Some of the standouts, but really every single film held its own and left room for thought, included Majid Al Remaihi's And Then They Burn the Sea, which premiered in Locarno and is a very personal insight into the mourning of someone whose memory is no longer able to include their own son's name. Beautiful filmed and reminiscent of early Vittorio de Sica films, there is a haunting image from The Cruel Sea, probably the first film ever made in the Gulf, projected on a wall, with the half moon in the background that simply took my breath away. Al Remaihi said he didn’t intend to convey just one message with his film: “I was thinking on a couple levels: One, about what cinema as a medium allows me to express; secondly, as the son of a mother going through memory loss. Cinema is a language; it doesn’t have to have a social or political message. It can be about evoking feelings and enriching experiences that go beyond the dramatic. It is sensory and transport you to other places.”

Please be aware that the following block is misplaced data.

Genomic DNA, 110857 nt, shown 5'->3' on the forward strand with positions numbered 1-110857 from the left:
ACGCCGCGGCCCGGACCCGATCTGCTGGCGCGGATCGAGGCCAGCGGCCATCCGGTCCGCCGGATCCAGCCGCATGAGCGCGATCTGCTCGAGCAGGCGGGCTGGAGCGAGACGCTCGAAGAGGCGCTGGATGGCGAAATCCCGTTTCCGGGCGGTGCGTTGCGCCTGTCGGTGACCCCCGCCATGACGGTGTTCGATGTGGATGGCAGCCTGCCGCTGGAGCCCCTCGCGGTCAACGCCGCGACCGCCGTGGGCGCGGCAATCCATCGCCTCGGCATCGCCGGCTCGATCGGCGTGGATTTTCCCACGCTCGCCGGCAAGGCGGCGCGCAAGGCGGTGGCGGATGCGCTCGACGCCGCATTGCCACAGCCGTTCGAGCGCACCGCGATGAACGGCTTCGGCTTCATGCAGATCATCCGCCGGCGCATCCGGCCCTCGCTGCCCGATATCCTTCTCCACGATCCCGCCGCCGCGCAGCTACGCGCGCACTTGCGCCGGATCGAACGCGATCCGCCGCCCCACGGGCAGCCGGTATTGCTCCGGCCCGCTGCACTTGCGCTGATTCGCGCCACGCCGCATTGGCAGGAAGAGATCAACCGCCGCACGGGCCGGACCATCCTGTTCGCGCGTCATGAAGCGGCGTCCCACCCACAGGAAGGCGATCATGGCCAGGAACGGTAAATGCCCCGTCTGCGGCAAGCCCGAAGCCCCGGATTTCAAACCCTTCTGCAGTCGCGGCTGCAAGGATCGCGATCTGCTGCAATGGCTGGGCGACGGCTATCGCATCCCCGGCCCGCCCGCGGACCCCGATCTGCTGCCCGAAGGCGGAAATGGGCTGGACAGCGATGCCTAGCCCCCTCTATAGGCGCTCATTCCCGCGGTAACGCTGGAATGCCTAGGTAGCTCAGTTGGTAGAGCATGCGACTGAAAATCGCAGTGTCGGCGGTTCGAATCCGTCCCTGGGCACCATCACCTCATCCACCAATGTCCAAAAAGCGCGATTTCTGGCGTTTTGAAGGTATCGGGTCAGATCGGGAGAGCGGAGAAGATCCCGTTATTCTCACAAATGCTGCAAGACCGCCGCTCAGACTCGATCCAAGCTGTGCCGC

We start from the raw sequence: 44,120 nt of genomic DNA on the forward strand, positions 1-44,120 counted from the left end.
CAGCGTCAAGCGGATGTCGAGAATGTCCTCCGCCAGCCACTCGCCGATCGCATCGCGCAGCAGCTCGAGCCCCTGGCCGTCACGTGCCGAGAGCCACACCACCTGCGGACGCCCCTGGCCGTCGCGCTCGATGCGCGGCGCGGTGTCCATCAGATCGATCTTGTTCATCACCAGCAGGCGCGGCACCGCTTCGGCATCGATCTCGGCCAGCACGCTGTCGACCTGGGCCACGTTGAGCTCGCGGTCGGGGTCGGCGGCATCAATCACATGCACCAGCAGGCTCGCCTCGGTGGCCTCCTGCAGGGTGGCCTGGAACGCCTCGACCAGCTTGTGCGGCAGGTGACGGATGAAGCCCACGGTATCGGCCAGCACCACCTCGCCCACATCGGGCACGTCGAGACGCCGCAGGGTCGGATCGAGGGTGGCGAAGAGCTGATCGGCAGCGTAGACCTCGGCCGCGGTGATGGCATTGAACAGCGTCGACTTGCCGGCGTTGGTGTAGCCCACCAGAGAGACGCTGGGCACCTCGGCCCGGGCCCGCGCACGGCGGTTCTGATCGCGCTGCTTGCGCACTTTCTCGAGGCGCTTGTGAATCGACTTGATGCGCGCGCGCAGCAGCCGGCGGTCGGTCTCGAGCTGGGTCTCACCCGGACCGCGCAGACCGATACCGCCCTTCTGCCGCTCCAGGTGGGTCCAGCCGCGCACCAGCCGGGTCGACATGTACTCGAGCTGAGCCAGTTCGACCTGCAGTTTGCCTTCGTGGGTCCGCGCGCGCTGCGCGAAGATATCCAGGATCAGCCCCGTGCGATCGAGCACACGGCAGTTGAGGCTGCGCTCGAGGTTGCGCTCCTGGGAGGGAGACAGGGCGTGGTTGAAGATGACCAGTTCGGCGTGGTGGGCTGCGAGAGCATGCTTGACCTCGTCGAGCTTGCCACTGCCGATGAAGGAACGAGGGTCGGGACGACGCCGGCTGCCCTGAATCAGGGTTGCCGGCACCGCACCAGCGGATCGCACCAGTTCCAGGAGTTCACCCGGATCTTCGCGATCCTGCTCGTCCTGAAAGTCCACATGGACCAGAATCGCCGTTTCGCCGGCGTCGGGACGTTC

From Venice, a personal favourite is Shaima Al-Tamimi Don’t Get Too Comfortable which you can read all about here.

Ania Hendryx Wójtowicz's Fever Dream is a fantastical documentary which was filmed while the director and her husband were in isolation, infected with Covid-19, in Doha. She said: “A lot of people on this panel [the Made in Qatar Programme] have been making films for years. There is consistency and that shows maturity.” She said Qatar is “a melting pot, super-international and diverse and my film presents an experience of the fears, isolation and uncertainty following the pandemic, which in a way unified everyone across the world. It speaks to a universal process.”

It is noteworthy that the majority of the films in the programme this year were documentaries and many of the filmmakers confessed being inspired by Cambodian director Rithy Panh, who has conducted a few documentary labs at the Doha Film Institute.